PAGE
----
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And so the princess is immediately freed because of another passage issue causing the player to spawn on the exit door. These puzzles at least seem a little more involved than the earlier slider puzzles in the cave.

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Oh, and then the game softlocks again as you're put on top of the exit passage from the last board. Shujj!

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Editing the game once more, the ending cutscene consists of the player and the now rescued fairy princess returning to the fairy king.

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The reunion goes nicely, with the father and daughter crying as they're together once more. You get the flower of light and can cure your own father's blindness, and you also are given half of fairy land! Yahoo.

Your father is cured, and your brothers ask for forgiveness. And everybody lives happily ever after.

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The game ends with the credits discussing the inspiration for the game's plot and giving thanks to those who contributed to the ZZT Encyclopedia, a collection of engines and tricks for ZZTers to use and learn from.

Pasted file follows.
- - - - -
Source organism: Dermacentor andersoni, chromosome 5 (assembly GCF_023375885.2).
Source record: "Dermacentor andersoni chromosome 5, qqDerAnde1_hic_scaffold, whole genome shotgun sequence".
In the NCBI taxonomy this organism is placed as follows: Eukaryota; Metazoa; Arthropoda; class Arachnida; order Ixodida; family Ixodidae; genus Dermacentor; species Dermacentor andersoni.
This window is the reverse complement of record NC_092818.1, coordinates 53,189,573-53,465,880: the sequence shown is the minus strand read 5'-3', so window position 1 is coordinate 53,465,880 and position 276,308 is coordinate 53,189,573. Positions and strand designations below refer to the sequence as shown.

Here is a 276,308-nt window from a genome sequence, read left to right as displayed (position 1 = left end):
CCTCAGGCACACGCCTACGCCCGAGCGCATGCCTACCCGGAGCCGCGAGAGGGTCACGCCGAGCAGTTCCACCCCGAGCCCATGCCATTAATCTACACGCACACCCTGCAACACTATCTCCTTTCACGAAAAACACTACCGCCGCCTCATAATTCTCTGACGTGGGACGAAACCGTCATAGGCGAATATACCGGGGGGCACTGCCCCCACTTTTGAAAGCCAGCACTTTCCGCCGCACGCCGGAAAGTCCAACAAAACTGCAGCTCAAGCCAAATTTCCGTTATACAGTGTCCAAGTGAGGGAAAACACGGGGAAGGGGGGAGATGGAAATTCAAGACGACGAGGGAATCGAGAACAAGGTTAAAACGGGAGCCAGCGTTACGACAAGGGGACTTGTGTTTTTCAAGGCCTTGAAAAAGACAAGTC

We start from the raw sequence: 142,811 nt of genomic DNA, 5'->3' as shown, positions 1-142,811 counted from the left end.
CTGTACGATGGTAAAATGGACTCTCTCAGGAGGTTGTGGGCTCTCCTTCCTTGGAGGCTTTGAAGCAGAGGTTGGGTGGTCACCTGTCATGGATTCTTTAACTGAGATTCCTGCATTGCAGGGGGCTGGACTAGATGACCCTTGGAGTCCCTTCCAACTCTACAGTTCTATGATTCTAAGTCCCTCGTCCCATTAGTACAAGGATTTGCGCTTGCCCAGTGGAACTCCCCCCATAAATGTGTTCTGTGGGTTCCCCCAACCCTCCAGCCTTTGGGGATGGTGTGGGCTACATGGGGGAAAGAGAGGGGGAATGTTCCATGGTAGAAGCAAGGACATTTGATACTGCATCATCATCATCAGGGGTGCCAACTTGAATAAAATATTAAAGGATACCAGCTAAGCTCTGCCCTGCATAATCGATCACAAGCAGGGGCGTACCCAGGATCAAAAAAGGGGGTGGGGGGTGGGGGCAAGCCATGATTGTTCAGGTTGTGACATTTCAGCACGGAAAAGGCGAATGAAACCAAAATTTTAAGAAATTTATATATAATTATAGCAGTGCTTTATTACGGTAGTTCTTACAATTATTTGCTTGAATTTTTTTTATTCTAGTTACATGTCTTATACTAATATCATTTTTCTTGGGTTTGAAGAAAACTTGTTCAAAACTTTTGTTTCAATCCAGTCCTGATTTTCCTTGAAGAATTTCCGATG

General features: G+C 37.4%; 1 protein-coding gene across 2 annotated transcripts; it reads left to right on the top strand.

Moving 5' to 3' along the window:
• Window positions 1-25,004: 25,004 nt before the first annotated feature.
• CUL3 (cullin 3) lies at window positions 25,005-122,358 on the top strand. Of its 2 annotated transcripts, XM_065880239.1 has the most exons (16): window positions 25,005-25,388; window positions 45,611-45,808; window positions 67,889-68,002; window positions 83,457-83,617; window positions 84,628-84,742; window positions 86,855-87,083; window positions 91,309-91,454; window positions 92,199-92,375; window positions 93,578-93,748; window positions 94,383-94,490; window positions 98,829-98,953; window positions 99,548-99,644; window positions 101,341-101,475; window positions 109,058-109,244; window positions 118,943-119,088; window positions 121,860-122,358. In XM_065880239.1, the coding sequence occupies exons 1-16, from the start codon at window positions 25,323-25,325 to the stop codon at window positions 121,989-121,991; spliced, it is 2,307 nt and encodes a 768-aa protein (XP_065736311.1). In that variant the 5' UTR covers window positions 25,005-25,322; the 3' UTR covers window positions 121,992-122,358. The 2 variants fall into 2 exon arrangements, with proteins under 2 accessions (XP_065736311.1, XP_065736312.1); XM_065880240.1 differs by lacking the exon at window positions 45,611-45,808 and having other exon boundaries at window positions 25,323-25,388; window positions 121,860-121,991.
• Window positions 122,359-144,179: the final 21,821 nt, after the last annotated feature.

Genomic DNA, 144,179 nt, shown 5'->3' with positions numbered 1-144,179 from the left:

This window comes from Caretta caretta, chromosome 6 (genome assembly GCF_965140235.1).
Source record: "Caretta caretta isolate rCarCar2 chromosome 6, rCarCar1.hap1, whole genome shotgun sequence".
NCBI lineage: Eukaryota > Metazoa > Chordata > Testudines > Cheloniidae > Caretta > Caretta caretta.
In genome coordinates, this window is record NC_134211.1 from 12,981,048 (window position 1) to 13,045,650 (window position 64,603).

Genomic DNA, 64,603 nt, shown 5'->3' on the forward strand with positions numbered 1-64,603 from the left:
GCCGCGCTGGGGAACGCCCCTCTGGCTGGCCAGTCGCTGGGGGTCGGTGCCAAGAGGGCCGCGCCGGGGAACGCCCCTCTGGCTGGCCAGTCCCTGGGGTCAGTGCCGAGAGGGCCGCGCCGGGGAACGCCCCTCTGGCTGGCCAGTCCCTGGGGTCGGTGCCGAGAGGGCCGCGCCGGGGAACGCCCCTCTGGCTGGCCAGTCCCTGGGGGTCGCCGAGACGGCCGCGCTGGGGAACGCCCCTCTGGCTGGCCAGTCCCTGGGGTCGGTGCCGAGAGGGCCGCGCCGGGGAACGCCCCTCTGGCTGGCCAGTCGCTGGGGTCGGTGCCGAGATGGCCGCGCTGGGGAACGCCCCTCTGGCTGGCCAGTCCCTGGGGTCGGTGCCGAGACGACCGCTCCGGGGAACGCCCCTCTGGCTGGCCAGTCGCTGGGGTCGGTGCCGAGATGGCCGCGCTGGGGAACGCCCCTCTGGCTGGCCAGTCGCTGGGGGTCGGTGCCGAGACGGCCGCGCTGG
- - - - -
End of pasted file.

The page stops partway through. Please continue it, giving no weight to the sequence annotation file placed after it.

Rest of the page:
Final Thoughts

Flower of Light is just an odd game. The edge of board cutscene transition is a novel idea and one I'm surprised to not have seen before. The visuals early on are quite nice and create an interesting blend of early 90s and early 00s ZZT graphical work with their combination of bright trees and dark grass.

The visuals are probably the best the game has to offer. It's a treat to look at the forest at the start and outside the cave. Fairy land's rainbow coloring also does a great job of making the player feel like they're somewhere fantastical.